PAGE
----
The Mask of Femininity and David Fincher’s Gone Girl

Curator's Note

In “The Signification of the Phallus,” Jacques Lacan writes that: "Paradoxical as this formula might seem . . . it is in order to be the phallus— that is, the signifier of the Other’s desire—that a woman rejects an essential part of femininity, namely, all its attributes in the masquerade. It is for what she is not that she expects to be desired as well as loved . . . femininity finds refuge in this mask, by virtue of the verdrängung [repression] inherent in desire’s phallic mark." This fundamental principle of Lacanian psychoanalysis, which is derived from Joan Riviere’s 1929 essay, “Womanliness as a Masquerade,” is illustrated in David Fincher’s recent film, Gone Girl. Within the first and third section of the film, Amy Elliot Dunne (Rosamund Pike) appears in the guise of the phallic masquerade of femininity. She is flawlessly coiffed, dressed, accessorized, and in ideal, physical shape. However, in the second section of the film in which the story follows Amy into hiding, her appearance alters significantly. Now, Amy, who is truly a gone girl, no longer fixes her hair or wears makeup. She dyes her hair a flat, mousy grey brown and binges on junk food—willful and purposeful signifiers of Amy’s rejection of the demands of the Phallo-Symbolic order for a feminine appearance. And although Amy ultimately appears again in the phallic appearance of feminine masquerade, she does so only as means to an end, in order to effectively seduce Desi Collings (Neil Patrick Harris) whom she intends to murder and frame for her kidnapping. By playing fast and loose with her appearance throughout the narrative of Gone Girl— taking the mask of femininity off and putting it on as it suits her—the character of Amy Elliot Dunne suggests a liberative potential in femininity as a masquerade. She reminds us à la Judith Butler that gender is merely a construction, but at the same time, and as the film also emphasizes, it is a construction in which we still seem deeply invested even twenty-five years after the publication of Butler’s Gender Trouble. For Amy is only able to secure Desi’s help by appeasing his demands that she “start looking like herself again” i.e. dye her hair, lose weight, dress sexy and wear makeup.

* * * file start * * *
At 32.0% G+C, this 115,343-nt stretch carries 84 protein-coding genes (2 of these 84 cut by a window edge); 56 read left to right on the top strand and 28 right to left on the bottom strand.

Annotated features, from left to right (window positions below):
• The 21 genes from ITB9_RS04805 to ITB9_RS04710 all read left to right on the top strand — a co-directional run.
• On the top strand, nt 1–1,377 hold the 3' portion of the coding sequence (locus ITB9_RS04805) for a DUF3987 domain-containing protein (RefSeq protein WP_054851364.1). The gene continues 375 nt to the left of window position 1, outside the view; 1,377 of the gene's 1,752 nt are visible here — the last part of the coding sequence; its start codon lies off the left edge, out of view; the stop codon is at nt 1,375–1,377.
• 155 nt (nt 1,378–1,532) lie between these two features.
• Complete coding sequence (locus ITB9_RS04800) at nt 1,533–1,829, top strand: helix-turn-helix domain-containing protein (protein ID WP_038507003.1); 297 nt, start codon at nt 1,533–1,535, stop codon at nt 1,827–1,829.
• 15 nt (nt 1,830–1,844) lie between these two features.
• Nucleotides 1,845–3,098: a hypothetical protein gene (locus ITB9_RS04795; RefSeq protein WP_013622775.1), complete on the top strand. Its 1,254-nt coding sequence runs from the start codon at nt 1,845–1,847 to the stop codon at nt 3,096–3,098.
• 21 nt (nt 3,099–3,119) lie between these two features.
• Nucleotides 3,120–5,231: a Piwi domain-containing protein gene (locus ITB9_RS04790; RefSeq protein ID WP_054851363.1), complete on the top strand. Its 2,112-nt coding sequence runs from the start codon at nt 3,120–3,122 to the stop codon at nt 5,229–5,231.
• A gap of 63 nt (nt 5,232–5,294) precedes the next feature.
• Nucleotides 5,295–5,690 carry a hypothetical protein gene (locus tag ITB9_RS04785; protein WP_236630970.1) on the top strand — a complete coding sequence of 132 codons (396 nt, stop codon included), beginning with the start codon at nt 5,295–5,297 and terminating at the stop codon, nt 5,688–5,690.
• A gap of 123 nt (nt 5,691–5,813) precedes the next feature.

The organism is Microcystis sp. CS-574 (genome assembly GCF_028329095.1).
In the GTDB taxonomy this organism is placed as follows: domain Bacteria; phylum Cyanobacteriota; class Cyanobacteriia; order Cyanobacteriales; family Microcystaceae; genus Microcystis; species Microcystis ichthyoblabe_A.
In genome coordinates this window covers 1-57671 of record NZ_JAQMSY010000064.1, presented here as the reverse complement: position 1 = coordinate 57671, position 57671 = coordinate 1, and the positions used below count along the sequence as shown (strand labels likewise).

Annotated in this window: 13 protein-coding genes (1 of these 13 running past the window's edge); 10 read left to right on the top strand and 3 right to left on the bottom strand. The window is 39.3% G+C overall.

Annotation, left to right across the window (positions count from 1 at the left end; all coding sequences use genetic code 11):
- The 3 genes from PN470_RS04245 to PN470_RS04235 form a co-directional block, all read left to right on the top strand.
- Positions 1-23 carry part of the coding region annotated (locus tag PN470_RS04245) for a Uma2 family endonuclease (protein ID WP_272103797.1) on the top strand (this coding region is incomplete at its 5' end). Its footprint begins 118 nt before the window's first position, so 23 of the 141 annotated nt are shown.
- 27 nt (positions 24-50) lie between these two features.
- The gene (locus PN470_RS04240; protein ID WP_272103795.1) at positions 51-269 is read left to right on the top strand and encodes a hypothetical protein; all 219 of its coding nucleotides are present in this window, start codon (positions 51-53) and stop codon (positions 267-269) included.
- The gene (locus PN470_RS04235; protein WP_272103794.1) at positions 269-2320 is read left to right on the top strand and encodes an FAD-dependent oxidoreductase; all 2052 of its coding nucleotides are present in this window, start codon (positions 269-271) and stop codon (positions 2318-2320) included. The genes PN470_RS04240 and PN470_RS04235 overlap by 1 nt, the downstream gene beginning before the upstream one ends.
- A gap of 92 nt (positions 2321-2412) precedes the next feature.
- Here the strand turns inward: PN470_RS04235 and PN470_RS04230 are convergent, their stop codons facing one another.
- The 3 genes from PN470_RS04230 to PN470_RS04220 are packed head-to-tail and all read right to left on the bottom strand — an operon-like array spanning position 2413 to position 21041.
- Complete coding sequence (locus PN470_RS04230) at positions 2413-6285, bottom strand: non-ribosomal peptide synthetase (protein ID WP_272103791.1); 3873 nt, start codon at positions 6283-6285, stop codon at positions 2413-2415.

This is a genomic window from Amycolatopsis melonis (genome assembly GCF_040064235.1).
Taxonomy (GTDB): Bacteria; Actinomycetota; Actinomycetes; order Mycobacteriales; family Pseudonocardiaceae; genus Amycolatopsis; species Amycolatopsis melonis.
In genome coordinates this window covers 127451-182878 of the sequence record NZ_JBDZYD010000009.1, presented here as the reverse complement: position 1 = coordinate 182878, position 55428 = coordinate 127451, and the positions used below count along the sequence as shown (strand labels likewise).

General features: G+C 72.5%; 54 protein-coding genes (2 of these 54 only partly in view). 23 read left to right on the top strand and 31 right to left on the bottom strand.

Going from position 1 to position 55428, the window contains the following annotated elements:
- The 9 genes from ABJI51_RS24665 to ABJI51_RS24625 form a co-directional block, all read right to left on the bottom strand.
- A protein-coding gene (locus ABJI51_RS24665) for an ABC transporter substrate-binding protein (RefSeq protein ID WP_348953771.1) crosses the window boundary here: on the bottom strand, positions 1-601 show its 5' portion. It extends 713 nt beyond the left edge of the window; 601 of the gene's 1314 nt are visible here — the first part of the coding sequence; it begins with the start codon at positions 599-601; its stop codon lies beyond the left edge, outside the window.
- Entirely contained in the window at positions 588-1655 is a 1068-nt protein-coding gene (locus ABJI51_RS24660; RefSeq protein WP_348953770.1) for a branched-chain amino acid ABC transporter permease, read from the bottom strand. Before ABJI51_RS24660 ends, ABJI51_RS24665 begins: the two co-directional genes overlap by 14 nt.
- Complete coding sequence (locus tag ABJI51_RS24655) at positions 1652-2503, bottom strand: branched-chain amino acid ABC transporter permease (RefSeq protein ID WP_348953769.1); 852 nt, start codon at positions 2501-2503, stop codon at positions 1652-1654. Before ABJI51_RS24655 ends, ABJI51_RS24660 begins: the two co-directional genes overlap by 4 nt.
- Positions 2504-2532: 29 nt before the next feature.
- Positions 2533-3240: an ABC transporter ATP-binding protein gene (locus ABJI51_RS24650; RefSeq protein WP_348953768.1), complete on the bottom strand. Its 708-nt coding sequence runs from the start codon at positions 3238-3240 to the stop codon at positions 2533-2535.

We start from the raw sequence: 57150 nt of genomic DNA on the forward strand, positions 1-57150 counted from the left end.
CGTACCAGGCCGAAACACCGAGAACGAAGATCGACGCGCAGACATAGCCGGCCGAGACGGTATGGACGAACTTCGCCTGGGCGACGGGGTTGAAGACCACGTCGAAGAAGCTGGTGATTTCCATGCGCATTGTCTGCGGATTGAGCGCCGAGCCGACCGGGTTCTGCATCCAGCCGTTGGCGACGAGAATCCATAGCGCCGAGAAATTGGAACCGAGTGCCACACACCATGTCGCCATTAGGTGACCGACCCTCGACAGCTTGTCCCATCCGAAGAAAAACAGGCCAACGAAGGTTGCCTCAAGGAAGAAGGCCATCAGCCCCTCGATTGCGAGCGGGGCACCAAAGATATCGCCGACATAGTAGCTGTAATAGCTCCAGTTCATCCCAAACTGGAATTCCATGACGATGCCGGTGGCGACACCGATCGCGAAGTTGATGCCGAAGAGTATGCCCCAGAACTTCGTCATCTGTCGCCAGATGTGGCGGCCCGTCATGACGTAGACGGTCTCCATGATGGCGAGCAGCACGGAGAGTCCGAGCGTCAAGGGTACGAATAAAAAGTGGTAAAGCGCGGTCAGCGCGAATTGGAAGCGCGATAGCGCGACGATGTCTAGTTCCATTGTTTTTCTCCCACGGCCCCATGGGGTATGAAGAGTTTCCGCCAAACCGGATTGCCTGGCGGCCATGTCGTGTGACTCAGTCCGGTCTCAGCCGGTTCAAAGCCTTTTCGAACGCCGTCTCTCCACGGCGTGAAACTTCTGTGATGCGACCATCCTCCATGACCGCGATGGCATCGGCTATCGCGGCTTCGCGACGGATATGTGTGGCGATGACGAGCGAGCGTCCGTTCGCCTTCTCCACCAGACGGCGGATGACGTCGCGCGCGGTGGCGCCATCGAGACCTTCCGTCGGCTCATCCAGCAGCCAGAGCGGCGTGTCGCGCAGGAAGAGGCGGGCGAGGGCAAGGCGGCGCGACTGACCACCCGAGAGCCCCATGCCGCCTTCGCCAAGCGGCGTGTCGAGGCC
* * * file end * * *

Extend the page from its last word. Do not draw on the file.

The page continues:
Add new comment

Log in or register to add a comment.